1. From the inept bullpen to Acuna’s truly idiotic baserunning, tonight’s game is a bit of the whole season on repeat. I’ve seen this movie before.

    Gotta get better than this… hopefully, by next week when they visit Flushing. Only “good” thing: Doesn’t look like deGrom will pitch in the Monday DH.

    But… how ’bout those Hawks? Unbelievable .

  2. My wife treated Christian Arroyo’s sister in her NP clinicals on Monday. I blame her.

  3. Great stuff tfloyd.

    And for those who think my criticism of Chip is nepotism-based, I should point out that Ernie Jr does a fine job, even though I guarantee it’s a job he wouldn’t have gotten without his father.

    It will come with no solace, but Guerrero strayed off third against the Yankees in a one-run game in the 9th and got caught. When you let the kids play, they sometimes do bonehead things.

    Tonight is my anniversary, so my recap will be late, if not tomorrow. It is a statement of my profound disappointment with the season that that is an easy call….

  4. Congrats, JonathanF.

    We haven’t won since Smyly pitched. Need our stopper back on the mound, stat.

  5. Shane Greene has been a godsend. /s

    Anyone thinking this franchise should be ‘buyers’ at the deadline are delusional. Sell anything not bolted down or named Acuna.

    Waiver claims would probably be better than this bullpen right now.

  6. Boston is 8th in MLB in offensive fWAR, so they’re a good hitting team. And when the entire staff gets drubbed, including our hot prospect who had only given up 3 ER in 17.2 IP coming in to that game and our best pitcher, then I give the bullpen a little bit of a pass. Plus, I’m a big believer that the more relievers you use is like Russian Roulette, and Atlanta used 7 relievers yesterday and 6 relievers the night before. You’re just asking for it at that point.

    I just want to play some bad teams. The collective winning percentage of our opponents this month has been .530. Now we have the Cardinals, who are above .500, then we go @Mets. Then we play the Reds, and even they are above .500. The worst team we’ve faced this month is the Marlins, and their three good starting pitchers — the only thing they have going for them — lined up perfectly with us. We’re not good right now, and the lack of scheduling luck is making it even worse.

    I’m not making excuses for the team; they need to play better. Almost the entire team is worse than last year. When you can’t pinpoint a particular player or unit that is underperforming, and really it’s the entire roster, then I start looking at the manager.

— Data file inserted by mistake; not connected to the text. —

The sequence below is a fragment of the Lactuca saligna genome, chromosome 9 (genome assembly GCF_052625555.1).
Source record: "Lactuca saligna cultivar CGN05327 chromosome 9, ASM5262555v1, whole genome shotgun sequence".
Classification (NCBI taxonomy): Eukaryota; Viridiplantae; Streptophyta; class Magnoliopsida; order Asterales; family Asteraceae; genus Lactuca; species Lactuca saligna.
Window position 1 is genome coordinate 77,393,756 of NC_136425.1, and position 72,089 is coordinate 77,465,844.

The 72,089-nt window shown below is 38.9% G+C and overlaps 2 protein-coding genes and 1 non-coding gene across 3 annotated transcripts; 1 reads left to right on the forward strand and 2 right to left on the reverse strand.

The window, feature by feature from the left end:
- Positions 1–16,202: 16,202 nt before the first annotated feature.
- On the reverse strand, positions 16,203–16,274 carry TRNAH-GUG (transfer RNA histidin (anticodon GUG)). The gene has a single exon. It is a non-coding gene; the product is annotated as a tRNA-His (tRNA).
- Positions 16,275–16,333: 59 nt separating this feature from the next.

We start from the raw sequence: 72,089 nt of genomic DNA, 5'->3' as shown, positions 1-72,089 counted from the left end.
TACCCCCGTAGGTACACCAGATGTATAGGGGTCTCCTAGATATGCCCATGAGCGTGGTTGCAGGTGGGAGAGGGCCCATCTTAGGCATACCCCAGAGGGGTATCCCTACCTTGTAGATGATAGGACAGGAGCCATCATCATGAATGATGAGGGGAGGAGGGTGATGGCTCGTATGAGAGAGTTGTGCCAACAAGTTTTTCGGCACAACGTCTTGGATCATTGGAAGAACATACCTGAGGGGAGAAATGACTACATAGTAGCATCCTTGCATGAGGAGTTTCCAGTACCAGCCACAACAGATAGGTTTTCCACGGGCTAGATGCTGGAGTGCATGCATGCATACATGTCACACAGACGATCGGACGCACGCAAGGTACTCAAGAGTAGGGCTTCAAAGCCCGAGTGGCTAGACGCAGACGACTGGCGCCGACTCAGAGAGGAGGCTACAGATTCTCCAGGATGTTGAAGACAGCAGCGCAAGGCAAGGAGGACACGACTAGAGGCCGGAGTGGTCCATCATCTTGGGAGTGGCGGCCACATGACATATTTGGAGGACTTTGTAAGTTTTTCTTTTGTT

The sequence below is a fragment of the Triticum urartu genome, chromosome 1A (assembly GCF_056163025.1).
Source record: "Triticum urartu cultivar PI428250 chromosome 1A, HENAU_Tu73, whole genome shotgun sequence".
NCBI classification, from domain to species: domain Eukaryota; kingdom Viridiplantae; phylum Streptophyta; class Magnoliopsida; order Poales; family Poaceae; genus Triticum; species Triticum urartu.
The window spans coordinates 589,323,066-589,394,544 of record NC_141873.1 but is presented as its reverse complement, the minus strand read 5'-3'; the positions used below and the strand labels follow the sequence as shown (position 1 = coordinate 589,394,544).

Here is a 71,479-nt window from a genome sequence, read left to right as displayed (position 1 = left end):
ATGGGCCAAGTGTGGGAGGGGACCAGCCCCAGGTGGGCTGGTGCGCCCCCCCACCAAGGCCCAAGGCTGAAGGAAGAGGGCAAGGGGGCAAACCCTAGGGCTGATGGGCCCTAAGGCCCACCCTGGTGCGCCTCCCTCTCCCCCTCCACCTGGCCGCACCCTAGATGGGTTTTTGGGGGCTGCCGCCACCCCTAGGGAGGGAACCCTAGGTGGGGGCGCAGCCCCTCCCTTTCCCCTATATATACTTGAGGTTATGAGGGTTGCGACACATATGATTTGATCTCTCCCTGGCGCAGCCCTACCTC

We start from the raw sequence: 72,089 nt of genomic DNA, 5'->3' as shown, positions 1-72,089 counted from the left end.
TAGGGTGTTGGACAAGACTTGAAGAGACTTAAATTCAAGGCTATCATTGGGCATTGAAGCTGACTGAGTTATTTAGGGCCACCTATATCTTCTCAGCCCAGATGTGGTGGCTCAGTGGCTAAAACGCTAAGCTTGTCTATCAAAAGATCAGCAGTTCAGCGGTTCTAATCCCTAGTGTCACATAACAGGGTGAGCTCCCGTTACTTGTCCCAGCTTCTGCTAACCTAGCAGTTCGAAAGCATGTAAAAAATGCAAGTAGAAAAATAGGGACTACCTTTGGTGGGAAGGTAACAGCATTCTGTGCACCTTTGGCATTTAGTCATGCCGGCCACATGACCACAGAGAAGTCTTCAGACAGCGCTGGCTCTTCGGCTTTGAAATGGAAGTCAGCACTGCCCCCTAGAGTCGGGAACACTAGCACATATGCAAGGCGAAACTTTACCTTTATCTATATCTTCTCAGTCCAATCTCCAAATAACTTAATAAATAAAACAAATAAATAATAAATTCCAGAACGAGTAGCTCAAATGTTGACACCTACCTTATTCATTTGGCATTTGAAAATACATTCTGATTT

GAME, BLAUSER has decided for the sake of his sanity not to watch any BRAVES games until they have a .500+ record. In what MONTH will GAME, BLAUSER watch his next BRAVES game?
    (a) June
    (b) July
    (c) August
    (d) September
    (e) October
    (f) April 2022

    (a) incorrect
    (b) wow that’s very optimistic, Rob Copenhaver
    (c) not unless D’Arnaud, Soroka and Ynoa all come back healthy in August! (lol)
    (d) acceptable answer, but GAME, BLAUSER will probably have stopped paying attention to baseball if it takes until September for the Braves to crack .500
    (e) Whoo, a late season run to mediocrity! Achievements: generates material for team mouthpieces to claim “momentum” heading into 2022, harms draft pick slot
    (f) Maybe the 2021 team is just cursed, and 2022 will be better. Sounds totally plausible.
    (g) DOOMED!!!

  8. I have been in the camp that the bullpen will be okay, we just need some outfielders. However, Heredia and especially Almonte have been performing well above their ability. My guess is the bullpen will get better but the outfield will get a lot worse if nothing is done. If the bullpen doesn’t get a whole lot better without major changes, we are toast. The outfield will get at least 1 major upgrade.

  9. @11

    Haha. That was great. If it’s going to be anything, it would have to be (C), August. Ryan is more optimistic than me, so I think only Ryan could choose July. For the Braves to be .500 on even the last day of July, they would have to go 23-18 through June and July. I’m not sure about that. There are also two doubleheaders against NYM, so you know that’s not going to be an advantage for this squad. But if it’s not August, then I see this team collapsing in September and finishing the year under .500.